However, for my many years in the Inf we trained exactly as PTP did - orienteering, bayonet fighting, FIBUA and all (Wonder - was he ever at Sutton?).  Now, in a Corps, we do 2 trade, 1 Mil, 1 fitness per month.  For trade, the VMs go and repair our wagons or have a lesson from the ASM, and the other trades do their thing similarly.  For mil training, it is based on who is around to take a lesson, and who turns in (we have people coming in from a very wide area).  Very rarely do we have a formal 45 min period, unless it is on something like the 9mm, or LSW or something.
 
#6
time to make this one sticky and send a copy to my PSI!!!!

One comment pork pie,

You may well find that reducing the number of parade nights actually has the opposite effect to that you are trying to achieve...

If you stop parading on one week then noone is in and they will find something ewlse to do that night, they then might find something else the next week that trg's not on and before you know it they have suddenly discovered all these wonderful things that can be done elsewhere and stop coming in altogether.

I'm also amazed that ITD nights are the lowest attended for some of you! Our ITD nights generally have the HIGHEST  attendance because points make prizes and ITD subjects get you your bounty. (And I know that technically the lectures aren't mandatory but tht OC and the CO look far more favourably on granting an extension to someone who just needs 1 or 2 subjects than to someone who needs a range and 10 lectures.
 
#7
having spent last three drill nights on gate guard
cos the lesson was gpmg intro  i am a gunner and i know how to use it  ohh and we coulndt have any live rounds cos the link was on top of the  5.56 and they couldnt be arssed to get it out . :)
        i rember drill nights when we did quality training
and decent lectures  then all our commited blokes went to chillwell or afganistian or iraq
 
#9
One comment pork pie,

has the opposite effect to that you are trying to achieve...
Humphrey,

no prob, it's something I've grown used to in life!  :)
 
#10
You could always add lectures on potental theatres of conflict?
 
#11
Hi, Here's another Porkpie! Paoli, please let's combine our units under FAS! I get more attendance at ITDs (A) trg than maintenance, mind you we've got NCRS (Non Communicating Radio System!) As for drill nights, although the're short I feel it's got to be once a week. Reason, in my opinion, is that it provides the link between the individual and the organisation.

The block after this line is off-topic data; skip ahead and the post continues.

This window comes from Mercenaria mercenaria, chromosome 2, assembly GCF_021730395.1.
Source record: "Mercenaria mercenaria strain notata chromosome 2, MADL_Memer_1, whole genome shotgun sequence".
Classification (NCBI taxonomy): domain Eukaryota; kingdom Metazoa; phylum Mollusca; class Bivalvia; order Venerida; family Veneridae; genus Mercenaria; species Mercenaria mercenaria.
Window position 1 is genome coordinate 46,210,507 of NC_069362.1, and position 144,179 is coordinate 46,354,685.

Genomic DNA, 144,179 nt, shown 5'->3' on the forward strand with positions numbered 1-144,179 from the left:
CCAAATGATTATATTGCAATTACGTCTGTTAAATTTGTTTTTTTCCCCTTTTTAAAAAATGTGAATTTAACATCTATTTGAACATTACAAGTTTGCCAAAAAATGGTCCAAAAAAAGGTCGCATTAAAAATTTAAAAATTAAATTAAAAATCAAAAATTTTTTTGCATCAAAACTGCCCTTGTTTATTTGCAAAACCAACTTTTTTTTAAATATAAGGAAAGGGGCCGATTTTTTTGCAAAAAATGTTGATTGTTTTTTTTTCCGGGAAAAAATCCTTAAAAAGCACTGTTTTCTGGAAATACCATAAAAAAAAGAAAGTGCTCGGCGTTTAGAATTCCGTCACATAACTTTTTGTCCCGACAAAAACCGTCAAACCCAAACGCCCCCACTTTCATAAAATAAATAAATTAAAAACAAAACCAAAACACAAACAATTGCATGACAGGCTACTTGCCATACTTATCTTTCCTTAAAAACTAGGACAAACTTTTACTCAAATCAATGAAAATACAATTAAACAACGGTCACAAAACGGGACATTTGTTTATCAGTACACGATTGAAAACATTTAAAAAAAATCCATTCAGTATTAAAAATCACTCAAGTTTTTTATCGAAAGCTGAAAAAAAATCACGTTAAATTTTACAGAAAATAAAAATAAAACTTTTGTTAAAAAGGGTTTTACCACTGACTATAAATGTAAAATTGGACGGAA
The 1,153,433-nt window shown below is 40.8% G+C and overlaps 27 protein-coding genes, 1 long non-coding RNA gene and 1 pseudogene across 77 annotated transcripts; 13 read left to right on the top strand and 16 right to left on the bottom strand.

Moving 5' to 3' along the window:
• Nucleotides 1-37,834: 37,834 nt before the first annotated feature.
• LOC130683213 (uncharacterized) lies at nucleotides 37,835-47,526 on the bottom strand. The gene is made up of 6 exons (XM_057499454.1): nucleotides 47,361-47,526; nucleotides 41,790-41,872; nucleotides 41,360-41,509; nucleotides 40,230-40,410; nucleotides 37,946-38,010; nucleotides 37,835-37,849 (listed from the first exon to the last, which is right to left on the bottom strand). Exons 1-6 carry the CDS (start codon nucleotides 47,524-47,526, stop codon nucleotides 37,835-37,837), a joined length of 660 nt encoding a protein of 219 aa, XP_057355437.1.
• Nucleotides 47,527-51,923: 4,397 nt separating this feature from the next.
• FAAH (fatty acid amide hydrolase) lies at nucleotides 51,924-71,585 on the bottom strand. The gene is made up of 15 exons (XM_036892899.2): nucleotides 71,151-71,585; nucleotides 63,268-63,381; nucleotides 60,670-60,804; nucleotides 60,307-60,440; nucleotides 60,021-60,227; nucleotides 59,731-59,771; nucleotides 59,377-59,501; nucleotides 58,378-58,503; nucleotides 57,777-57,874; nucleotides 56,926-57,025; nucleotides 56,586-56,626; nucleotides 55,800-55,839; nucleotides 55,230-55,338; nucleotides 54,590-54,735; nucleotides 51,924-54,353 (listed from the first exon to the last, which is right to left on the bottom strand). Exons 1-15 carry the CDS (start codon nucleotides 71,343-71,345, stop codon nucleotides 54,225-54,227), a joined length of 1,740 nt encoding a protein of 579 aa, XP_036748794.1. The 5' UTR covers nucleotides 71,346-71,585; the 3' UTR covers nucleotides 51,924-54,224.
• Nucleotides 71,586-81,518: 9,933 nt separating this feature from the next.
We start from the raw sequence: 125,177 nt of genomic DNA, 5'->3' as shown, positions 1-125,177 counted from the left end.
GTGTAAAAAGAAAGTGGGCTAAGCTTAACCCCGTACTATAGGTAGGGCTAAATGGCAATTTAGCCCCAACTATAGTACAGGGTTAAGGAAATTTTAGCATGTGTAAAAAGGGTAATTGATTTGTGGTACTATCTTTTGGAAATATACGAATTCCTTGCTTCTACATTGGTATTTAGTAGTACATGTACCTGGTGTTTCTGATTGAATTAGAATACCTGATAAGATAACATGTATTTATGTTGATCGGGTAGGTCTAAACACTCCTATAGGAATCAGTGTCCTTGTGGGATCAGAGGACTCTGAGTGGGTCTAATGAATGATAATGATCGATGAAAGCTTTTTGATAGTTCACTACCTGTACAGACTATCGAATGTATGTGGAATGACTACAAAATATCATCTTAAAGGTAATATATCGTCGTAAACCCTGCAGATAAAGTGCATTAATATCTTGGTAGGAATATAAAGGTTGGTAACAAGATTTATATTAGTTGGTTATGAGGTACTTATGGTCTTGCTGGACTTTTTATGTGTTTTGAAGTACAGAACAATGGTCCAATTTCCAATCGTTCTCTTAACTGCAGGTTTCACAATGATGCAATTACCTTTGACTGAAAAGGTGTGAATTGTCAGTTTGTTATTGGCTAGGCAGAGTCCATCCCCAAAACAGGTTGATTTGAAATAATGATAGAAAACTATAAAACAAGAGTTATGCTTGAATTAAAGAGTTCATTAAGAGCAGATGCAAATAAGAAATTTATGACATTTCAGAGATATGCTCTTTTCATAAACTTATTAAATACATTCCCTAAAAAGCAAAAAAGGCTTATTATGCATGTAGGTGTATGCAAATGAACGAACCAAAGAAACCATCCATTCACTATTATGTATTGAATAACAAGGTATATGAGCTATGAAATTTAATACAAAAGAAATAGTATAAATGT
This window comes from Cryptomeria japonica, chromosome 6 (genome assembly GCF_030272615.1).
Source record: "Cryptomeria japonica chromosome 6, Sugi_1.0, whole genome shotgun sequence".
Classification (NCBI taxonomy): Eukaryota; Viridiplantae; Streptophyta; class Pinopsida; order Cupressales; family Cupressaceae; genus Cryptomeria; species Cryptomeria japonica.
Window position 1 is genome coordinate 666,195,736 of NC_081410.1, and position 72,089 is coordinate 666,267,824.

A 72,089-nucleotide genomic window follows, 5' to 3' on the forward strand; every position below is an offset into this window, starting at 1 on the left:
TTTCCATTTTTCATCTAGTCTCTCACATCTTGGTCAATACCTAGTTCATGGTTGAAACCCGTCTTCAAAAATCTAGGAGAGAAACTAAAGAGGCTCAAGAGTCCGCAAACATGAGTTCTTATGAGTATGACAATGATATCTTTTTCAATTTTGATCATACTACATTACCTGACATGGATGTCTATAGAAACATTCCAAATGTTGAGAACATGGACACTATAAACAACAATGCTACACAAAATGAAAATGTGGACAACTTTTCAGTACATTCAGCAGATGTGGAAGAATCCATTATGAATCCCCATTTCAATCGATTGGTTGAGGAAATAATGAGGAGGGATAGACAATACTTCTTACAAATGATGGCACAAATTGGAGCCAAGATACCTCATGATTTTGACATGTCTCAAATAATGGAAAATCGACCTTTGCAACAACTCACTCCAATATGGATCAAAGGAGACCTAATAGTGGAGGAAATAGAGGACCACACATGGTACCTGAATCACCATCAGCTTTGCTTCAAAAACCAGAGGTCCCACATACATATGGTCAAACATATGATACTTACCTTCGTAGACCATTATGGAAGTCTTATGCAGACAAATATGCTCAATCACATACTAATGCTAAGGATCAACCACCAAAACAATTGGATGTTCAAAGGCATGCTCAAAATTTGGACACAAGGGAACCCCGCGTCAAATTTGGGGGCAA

#12
Pork_Pie said:
I wish that more people had access to the sort of training regime that PTP described. However, my understanding is that most of us don't.

This being so, I think it would benefit a lot of units if they had drill nights only, say, 2 or 3 nights a month. This would (hopefully) give 2 or 3 nights with a good turnout, not 4 with average-poor ones, and would enable the powers that be to plan something interesting for the evenings concerned. (I don't know whether it's asking too much for something interesting to be arranged 4 nights a month, but surely 2/3 nights is possible?)
Pork.

Just print out PTPs post and wave it under the other members And the CO/OC/RSMs noses to see what kind of response you get. Worste case 'find another unit' with PTPs kind of mentality. I always found entertaining the troops not only embeds the knowledge but keeps them coming back for more.

JJ
 
#14
claire_midia said:
If i was you lot, and im not , i would start doing some medical training.
Why Is the NHS going on strike :?: :wink:
 
#15
woody said:
having spent last three drill nights on gate guard
cos the lesson was gpmg intro  i am a gunner and i know how to use it  ohh and we coulndt have any live rounds cos the link was on top of the  5.56 and they couldnt be arssed to get it out . :)
        i rember drill nights when we did quality training
and decent lectures  then all our commited blokes went to chillwell or afganistian or iraq
So you don't think you're getting quality training? What do you think could be done better?
 
#16
I've been organising Coy training for coming up to a year now, and it's been interesting and challenging to say the least.

I have now officially 'done' Pam 3 (lots of lovely lessons on Ambushes/attacks/All arms and the like. When done by someone who's well into their war, these can be brilliant fun, and everyone wants to know what is supposed to happen instead of the cold-wet gang-fcuk that usually ensues. Mixed with this for variety we've had lots of sport, various weapon drills, and the odd fun lesson to keep it interesting. But...